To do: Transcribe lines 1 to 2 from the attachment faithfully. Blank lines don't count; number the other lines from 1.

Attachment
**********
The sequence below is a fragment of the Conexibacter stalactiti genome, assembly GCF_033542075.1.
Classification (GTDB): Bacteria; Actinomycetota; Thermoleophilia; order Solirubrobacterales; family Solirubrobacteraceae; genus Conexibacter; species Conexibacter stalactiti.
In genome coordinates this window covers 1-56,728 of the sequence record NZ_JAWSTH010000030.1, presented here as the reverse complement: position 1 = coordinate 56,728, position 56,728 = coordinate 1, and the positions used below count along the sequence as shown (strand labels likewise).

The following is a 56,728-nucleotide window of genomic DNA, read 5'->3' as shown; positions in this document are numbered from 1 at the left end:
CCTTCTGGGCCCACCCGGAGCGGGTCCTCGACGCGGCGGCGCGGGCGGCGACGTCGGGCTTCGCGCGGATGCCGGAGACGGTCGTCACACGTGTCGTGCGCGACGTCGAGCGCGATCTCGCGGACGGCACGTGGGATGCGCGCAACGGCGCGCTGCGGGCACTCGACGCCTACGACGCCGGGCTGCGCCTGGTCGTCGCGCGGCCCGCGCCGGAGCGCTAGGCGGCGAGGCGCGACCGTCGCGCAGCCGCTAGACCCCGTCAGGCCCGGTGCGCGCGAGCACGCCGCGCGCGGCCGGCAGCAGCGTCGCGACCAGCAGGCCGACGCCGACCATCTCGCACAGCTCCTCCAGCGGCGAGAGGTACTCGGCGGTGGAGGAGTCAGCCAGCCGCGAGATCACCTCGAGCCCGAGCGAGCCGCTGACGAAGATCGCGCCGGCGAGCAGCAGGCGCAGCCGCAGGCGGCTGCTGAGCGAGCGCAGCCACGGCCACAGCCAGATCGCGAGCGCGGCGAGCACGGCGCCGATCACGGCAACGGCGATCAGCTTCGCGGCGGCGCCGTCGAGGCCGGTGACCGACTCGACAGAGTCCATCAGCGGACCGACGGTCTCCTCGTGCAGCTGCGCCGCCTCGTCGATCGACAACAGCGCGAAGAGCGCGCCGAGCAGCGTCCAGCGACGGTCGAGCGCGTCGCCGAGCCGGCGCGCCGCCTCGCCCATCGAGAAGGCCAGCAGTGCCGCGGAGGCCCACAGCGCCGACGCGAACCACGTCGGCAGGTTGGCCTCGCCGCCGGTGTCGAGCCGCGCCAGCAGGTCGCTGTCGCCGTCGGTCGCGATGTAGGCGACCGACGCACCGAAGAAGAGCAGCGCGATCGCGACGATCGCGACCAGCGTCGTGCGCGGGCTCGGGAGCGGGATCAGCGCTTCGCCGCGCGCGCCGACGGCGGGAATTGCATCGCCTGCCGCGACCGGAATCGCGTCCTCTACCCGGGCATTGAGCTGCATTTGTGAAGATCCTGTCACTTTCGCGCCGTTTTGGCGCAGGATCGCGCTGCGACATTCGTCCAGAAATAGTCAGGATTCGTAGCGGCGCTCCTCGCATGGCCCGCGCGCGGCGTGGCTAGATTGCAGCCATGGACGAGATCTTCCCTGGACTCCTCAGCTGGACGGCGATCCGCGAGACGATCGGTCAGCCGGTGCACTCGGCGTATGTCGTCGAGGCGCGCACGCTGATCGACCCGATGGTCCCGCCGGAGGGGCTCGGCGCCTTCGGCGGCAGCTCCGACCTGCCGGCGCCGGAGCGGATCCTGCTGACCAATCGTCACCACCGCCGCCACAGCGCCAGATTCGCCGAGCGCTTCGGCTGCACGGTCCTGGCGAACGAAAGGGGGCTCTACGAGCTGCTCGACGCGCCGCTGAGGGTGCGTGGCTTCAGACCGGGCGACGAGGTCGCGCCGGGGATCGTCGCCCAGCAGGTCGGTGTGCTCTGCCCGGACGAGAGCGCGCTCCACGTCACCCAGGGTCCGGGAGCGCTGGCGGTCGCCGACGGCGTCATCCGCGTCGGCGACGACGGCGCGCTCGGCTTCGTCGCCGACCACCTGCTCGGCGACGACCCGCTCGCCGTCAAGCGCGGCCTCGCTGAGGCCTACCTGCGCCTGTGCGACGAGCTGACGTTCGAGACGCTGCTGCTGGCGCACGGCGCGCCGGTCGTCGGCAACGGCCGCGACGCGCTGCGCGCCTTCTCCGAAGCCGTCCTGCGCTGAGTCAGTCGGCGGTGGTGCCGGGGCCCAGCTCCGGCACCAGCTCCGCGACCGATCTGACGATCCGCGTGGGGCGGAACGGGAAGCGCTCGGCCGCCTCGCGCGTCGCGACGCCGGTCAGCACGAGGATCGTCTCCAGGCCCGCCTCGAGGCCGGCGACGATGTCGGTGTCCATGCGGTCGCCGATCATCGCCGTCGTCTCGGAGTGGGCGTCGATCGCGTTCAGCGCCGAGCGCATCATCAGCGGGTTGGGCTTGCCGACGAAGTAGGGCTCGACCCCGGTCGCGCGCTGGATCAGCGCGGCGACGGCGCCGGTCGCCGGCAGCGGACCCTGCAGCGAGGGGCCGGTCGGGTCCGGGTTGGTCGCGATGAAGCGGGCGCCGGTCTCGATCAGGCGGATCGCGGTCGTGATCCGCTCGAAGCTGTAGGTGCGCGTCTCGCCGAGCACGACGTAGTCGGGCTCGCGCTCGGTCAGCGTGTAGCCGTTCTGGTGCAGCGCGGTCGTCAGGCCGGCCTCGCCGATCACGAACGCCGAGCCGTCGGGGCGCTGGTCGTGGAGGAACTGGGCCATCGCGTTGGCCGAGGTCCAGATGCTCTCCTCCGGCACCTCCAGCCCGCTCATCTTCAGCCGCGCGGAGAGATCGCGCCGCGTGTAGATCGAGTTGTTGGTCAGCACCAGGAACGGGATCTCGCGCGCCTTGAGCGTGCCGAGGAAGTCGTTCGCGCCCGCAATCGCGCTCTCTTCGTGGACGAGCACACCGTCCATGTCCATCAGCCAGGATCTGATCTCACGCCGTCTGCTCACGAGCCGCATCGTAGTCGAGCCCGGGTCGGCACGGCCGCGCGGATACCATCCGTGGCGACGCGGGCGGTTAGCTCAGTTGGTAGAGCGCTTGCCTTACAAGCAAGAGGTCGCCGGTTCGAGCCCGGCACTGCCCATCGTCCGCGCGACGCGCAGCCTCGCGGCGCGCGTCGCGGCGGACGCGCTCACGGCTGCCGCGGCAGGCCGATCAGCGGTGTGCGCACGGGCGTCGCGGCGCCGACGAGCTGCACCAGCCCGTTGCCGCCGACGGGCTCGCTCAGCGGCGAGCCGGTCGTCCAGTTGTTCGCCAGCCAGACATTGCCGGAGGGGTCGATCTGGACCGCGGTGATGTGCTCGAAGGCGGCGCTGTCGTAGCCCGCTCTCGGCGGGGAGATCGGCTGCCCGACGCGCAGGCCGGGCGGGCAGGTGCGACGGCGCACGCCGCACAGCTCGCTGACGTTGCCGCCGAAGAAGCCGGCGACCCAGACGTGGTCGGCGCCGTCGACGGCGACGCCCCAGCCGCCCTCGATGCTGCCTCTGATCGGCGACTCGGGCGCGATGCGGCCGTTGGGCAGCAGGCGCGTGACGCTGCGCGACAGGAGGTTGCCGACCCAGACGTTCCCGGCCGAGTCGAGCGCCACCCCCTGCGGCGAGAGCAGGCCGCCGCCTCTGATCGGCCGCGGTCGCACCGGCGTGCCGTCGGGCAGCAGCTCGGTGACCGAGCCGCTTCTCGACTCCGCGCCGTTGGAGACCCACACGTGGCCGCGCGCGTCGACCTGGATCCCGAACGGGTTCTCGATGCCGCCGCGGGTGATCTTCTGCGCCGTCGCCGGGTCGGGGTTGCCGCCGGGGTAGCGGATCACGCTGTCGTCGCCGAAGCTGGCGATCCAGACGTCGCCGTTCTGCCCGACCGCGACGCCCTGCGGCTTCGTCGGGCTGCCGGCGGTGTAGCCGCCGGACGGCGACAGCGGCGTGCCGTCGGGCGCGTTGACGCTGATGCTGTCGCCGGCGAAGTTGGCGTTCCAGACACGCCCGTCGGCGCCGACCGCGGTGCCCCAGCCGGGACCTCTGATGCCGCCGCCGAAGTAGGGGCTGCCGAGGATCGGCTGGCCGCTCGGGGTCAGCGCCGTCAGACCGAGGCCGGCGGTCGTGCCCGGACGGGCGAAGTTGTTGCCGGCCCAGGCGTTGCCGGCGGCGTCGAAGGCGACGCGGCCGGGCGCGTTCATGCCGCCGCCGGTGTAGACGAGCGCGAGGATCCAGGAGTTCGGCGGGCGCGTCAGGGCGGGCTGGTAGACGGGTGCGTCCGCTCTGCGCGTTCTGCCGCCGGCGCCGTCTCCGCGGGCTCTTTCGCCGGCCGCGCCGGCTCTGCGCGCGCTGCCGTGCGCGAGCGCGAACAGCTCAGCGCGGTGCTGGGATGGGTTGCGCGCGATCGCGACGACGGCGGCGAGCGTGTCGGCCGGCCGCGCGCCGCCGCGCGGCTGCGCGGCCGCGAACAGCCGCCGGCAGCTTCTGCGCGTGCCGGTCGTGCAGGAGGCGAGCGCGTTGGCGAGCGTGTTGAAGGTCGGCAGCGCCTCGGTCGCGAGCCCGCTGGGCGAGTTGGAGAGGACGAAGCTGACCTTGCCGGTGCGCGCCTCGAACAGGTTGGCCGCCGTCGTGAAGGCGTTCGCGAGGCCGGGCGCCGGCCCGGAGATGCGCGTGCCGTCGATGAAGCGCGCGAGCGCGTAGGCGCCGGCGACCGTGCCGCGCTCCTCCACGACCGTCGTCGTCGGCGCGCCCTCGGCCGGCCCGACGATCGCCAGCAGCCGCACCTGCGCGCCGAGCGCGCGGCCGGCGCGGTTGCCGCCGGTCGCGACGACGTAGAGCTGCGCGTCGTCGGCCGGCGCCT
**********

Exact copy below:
The sequence below is a fragment of the Conexibacter stalactiti genome, assembly GCF_033542075.1.
Classification (GTDB): Bacteria; Actinomycetota; Thermoleophilia; order Solirubrobacterales; family Solirubrobacteraceae; genus Conexibacter; species Conexibacter stalactiti.